Author Topic: British General Service Medal inquiry  (Read 99 times)

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Offline brandm24

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British General Service Medal inquiry
« on: June 18, 2021, 03:39:52 PM »
This GSM with attached clasps (bars) from campaigns in Northern Ireland, Borneo, and the Malay Peninsula was given to me by a collector / dealer friend of mine. It was included in a large collection of various types of British medals and coins bought as a lot recently by him.

This type of medal, which replaced the GSM (1918) and the Naval General Service Medal (1915), was awarded to those military personnel who served in various minor campaigns from 1962 to 2007. The campaigns include those of Cyprus, Lebanon, Northern Ireland, South Vietnam (Australian forces), Kuwait, and nine other theaters.

The medal is 36mm and struck in silver. None were ever awarded without clasps and the maximun number of clasps awarded to one armed forces member was six. The name, rank, service number, and regiment or corps of the receipient is engraved on the edge of the medal.

The engraving on this example reads "24023075 / Gnr. C. W. Bradshaw Ra." I'd like to know more about this man or woman so I can include the information with the medal. I think it's important that they be identified. Since I don't have access to British military records here, I'm asking someone who does to help in the identification. Any help is much appreciated.

Bruce
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Offline eurocoin

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Re: British General Service Medal inquiry
« Reply #1 on: June 18, 2021, 06:46:26 PM »
Obtaining military records is going to be very difficult. Military records can be obtained from the British government but you will need to have the person's full name and date of birth to be able to do so, which you do not currently have. To be able to request records, the person that was awarded the medal also has to be death, which is uncertain. Once you do have all of that information, you will also have to pay a fee to the British government that is not cheap (which is a disgrace). The first 25 years after the person's death, the government will not provide certain records. So you will then only be provided a limited amount of records.

Based on the service number there can be concluded that this person enlisted in the Army at some point in the period from April 1964 until October 1964.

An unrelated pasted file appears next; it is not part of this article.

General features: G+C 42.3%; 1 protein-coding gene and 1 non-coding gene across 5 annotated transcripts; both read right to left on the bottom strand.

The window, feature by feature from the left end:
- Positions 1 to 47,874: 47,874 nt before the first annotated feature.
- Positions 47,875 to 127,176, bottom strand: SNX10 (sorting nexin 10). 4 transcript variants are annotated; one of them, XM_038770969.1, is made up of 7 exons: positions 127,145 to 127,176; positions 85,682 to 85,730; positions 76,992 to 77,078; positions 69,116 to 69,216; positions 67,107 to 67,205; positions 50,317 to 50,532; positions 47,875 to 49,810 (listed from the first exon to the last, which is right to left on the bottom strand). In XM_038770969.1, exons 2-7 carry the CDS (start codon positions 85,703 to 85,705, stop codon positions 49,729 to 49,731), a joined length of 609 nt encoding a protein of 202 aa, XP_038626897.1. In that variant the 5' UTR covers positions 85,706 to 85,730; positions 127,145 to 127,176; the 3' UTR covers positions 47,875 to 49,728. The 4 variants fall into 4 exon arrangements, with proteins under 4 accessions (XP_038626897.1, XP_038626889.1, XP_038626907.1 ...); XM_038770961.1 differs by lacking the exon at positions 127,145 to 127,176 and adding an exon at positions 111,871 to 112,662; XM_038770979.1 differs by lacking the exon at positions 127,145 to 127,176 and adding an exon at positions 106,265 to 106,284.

The service number 24023075 is namely part of the number block 23969620 to 24033484, which was being assigned during that specific timeframe.

« Last Edit: June 18, 2021, 09:04:21 PM by eurocoin »

Offline FosseWay

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Re: British General Service Medal inquiry
« Reply #2 on: June 18, 2021, 07:22:56 PM »
Eurocoin is basically right that finding this person will be difficult, because there is a high likelihood they are still alive or have died in the last 20 years or so. Also the surname is common, we only have initials and we don't have even an approximate DoB (though it can't really be later than about 1945 given the campaigns listed).

You might strike lucky with one of these search functions:

The UK Roll of Honour - covers military and police/rescue personnel KIA since 1945

The London Gazette - military appointments and awards for valor are posted here. The link points to a search for "Gnr C W Bradshaw" which yields 150-odd results. Most of those will be from the World Wars but as said you might strike lucky. I didn't get anything from his/her number, though.

Sorry I don't have time to dig further just now, but the links may lead somewhere, and they're free :)

Offline brandm24

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Re: British General Service Medal inquiry
« Reply #3 on: June 18, 2021, 07:58:00 PM »
Thank you both for your helpful information. I hadn't thought that the soldier in question is likely still living so his records would be confidential. Reminds me of Federal Census Records here. Any data less than 70 years old is never published. Right now I can only get access to all records from 1950 or earlier.

I'll check out some of the links you've provided and see if anything turns up. I just think it's a shame that this person's history isn't with the medal. It would probably make for an interesting story.

Thanks again.

Bruce
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